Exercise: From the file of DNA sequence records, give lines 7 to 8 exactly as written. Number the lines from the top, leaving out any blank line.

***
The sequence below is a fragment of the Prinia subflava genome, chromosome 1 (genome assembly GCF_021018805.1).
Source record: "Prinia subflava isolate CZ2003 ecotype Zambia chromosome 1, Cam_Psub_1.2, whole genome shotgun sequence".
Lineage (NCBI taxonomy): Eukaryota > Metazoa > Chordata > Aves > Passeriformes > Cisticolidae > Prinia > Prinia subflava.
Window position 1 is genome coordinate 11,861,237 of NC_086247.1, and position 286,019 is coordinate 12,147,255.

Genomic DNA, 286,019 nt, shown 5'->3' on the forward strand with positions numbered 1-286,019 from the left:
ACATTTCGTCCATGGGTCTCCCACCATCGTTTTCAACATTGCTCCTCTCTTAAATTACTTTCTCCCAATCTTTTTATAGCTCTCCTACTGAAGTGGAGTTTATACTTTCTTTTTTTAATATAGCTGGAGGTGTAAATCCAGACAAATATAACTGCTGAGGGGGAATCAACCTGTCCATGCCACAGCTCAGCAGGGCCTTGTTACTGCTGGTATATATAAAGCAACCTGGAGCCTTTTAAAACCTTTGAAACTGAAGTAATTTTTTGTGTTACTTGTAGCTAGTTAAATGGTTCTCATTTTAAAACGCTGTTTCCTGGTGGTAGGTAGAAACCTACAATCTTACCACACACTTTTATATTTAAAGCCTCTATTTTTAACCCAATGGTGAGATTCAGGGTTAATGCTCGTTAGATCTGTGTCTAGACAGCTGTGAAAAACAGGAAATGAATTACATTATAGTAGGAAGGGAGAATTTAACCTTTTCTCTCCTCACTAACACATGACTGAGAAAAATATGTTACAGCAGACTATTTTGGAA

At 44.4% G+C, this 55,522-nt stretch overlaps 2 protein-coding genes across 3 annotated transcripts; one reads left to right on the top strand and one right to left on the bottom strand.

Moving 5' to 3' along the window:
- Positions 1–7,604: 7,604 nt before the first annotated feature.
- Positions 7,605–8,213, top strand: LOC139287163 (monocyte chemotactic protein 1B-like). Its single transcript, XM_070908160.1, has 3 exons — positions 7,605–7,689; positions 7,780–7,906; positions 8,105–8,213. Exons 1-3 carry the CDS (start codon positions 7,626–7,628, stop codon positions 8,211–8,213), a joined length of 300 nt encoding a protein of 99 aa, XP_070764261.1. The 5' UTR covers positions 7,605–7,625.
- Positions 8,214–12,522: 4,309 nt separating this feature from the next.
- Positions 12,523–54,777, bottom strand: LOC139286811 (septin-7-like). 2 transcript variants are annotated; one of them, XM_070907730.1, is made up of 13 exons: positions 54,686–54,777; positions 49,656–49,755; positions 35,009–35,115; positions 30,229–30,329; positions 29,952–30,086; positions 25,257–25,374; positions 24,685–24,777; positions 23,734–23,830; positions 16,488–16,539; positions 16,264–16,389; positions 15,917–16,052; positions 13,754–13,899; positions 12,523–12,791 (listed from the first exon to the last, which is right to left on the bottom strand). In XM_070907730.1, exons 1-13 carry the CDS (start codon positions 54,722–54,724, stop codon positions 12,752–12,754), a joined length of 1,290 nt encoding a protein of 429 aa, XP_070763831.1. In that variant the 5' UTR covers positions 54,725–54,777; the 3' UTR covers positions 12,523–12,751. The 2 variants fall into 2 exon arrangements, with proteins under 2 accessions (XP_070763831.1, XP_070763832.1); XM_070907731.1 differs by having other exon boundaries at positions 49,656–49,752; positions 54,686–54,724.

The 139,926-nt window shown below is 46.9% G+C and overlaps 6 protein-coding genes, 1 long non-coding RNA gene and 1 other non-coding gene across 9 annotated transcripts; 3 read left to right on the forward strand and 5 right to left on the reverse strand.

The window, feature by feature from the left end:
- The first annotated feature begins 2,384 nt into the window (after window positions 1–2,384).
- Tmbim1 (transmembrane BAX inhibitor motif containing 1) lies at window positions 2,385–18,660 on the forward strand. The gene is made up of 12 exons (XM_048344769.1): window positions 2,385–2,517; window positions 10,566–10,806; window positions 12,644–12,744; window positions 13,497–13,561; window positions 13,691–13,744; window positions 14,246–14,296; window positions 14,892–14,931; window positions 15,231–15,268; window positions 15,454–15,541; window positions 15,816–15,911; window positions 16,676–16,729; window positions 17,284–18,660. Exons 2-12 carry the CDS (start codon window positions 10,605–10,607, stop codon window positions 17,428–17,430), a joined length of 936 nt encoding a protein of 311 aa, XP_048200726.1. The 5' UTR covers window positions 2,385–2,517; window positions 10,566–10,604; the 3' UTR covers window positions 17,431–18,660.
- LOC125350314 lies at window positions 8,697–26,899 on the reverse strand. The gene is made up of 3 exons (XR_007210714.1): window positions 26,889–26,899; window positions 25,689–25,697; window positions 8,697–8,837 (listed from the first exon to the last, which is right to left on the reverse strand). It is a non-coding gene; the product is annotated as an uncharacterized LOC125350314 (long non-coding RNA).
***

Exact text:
At 44.4% G+C, this 55,522-nt stretch overlaps 2 protein-coding genes across 3 annotated transcripts; one reads left to right on the top strand and one right to left on the bottom strand.

Moving 5' to 3' along the window: